My Dad never felt sorry for himself. He didn't believe in complaining or pity parties. He told me he'd learned that from his father. "There's no point in complaining about pain," he said. "It doesn't make it go away." So even though my Dad has been in a lot of pain for the last 15 years -- ever since a botched hernia surgery that left him with a tummy bigger than Buddha's -- he rarely talked about it.
He didn't talk about anything painful... not about his lack of mobility, not about his cancer, not about the treatments, not about his fears of death. He didn't sink into depression either. He just went about his life as best as he could, not wanting any pity or special treatment.
He almost died on the operating table to remove the tumor they'd found last Thanksgiving. Miraculously, he survived not just one long surgery, but then a second emergency surgery to correct a problem from the first surgery, despite the high-risk status. After months in the hospital, he recovered only to discover the cancer had spread to his liver. Still, he didn't give up hope. He got his chemo treatments, in between bridge games and computer work.
He had visits from all his children, grandchildren, and even his new great-grandbaby over the summer. He actually seemed to be getting better, as impossible as that may have seemed. And though he never talked about death, he called more often and seemed a bit more sentimental.
I knew my Dad was living on borrowed time, but it still was unexpected to get the call from my brother last Thursday telling me he was back in the hospital. I made it to Sacramento in time to see him again. My brother, sister, Mom and I were all with him in the hospital. They removed all the apparatus and tubes taped to his face, expecting him to die right away, but he held on for another few hours, much more at peace than the night before, from what I hear. On a light morphine drip, he drifted in and out of consciousness, sometimes alert and looking at us all. We could see the love in his eyes in those moments of lucidity. And even during those final hours, he'd give us these looks as though he were teasing us or rolling his eyes at our drama. It's hard to explain, but my Dad is known for his off-the-wall sense of humor, so it's not so surprising that he could even find a way to joke with us on his death bed and still make us laugh.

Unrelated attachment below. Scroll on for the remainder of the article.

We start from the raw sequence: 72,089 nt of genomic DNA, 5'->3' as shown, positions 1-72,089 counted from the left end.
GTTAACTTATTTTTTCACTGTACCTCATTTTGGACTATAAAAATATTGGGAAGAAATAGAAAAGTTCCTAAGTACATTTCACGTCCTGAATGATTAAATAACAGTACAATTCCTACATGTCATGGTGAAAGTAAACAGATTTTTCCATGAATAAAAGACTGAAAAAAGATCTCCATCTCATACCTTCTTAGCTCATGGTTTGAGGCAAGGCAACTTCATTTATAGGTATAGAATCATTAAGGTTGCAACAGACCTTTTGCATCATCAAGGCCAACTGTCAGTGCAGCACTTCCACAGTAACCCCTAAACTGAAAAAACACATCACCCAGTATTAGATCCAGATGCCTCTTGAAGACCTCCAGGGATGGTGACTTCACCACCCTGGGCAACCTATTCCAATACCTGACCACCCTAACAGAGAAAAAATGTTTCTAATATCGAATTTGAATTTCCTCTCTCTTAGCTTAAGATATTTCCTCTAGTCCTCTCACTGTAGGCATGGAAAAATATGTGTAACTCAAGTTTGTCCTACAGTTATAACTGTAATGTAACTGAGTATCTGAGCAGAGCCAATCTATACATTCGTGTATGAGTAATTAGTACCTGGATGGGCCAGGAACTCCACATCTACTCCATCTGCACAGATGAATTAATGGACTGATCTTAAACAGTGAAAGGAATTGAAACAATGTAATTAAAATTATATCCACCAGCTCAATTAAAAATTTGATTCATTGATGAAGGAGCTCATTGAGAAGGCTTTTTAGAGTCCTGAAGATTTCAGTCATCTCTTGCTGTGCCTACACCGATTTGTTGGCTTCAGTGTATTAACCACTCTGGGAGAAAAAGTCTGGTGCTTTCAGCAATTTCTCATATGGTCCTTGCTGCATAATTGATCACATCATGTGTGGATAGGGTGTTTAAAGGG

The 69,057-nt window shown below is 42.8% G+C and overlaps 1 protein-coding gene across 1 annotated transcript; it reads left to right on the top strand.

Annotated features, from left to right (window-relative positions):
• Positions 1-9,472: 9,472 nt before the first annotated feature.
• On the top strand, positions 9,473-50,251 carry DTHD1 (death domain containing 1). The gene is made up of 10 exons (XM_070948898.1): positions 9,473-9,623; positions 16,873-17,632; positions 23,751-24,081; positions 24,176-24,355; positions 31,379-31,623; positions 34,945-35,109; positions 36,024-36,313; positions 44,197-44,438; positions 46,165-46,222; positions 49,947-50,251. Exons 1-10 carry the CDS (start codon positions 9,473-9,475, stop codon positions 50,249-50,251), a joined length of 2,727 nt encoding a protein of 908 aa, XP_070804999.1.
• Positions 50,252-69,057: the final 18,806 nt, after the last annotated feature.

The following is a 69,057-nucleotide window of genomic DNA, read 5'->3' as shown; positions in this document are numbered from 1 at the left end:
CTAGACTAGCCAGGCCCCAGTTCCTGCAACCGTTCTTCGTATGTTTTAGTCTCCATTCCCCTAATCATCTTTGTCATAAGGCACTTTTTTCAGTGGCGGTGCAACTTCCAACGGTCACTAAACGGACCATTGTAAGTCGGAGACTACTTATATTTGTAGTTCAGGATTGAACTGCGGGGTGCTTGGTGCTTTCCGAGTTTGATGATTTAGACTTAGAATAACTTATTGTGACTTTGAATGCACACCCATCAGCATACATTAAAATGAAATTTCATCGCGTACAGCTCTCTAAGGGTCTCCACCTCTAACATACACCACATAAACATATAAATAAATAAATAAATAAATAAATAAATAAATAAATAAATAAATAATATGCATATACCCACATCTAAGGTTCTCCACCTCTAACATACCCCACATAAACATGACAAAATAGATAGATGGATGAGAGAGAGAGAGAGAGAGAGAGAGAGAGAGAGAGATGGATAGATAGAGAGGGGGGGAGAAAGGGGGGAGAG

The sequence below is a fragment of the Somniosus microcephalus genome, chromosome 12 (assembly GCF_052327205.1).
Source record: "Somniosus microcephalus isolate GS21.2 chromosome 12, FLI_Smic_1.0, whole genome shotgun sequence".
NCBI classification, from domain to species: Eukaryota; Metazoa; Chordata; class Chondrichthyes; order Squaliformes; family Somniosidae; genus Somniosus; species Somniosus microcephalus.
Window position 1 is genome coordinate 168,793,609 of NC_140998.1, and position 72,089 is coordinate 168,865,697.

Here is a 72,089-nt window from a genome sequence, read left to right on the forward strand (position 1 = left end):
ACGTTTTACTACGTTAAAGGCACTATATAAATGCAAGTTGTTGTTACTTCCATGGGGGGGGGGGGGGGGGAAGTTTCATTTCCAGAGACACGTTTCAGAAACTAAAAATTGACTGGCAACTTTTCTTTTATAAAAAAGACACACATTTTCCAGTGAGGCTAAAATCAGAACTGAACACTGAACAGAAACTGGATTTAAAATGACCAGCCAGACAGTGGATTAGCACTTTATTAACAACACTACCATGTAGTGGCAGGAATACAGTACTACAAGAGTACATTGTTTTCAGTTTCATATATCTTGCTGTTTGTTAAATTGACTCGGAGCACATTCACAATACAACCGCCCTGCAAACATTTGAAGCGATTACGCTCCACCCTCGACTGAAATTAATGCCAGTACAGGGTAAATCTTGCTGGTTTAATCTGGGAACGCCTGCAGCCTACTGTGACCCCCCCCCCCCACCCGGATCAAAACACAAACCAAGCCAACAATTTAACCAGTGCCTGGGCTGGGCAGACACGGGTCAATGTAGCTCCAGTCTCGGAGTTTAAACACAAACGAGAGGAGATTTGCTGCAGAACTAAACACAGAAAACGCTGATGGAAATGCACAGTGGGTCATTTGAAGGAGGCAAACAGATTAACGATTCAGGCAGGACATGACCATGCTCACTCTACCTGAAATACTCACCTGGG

When he took that last breath, we all broke down. The finality seemed surreal. How could he possibly be here one minute and gone the next? Now would be the time for him to open his eyes again and laugh at his prank.
Four days later and it still doesn't seem real. I know this feeling well from losing my brother. The feeling that nothing else matters. Why is everyone worrying about such trivialities such as celebrity gossip or weather reports. When people innocently ask, "How are you?" I contemplate saying, "I'm terrible. My father's dead." But, I figure it's better to just stick with the more acceptable, "Fine."
I am constantly distracted or staring at pictures of Dad, trying to etch him forever in my memory. I want to call his phone answering machine, just to listen to his voice again. I want to tell the world they need to stop what they're doing because nothing will ever be the same. The man who could do anything, the man who knew all the answers, the man who loved his family with all his heart, the only man who will ever love me unconditionally -- that man is gone.
So basically, I'm feeling sorry for myself. I'm doing the very thing that my Dad never did, even on his worst days. But I will at least end it with a smile, because I know that's what he would want.
Dad, this one's for you:
“I want to die in my sleep like my grandfather... Not screaming and yelling like the passengers in his car.”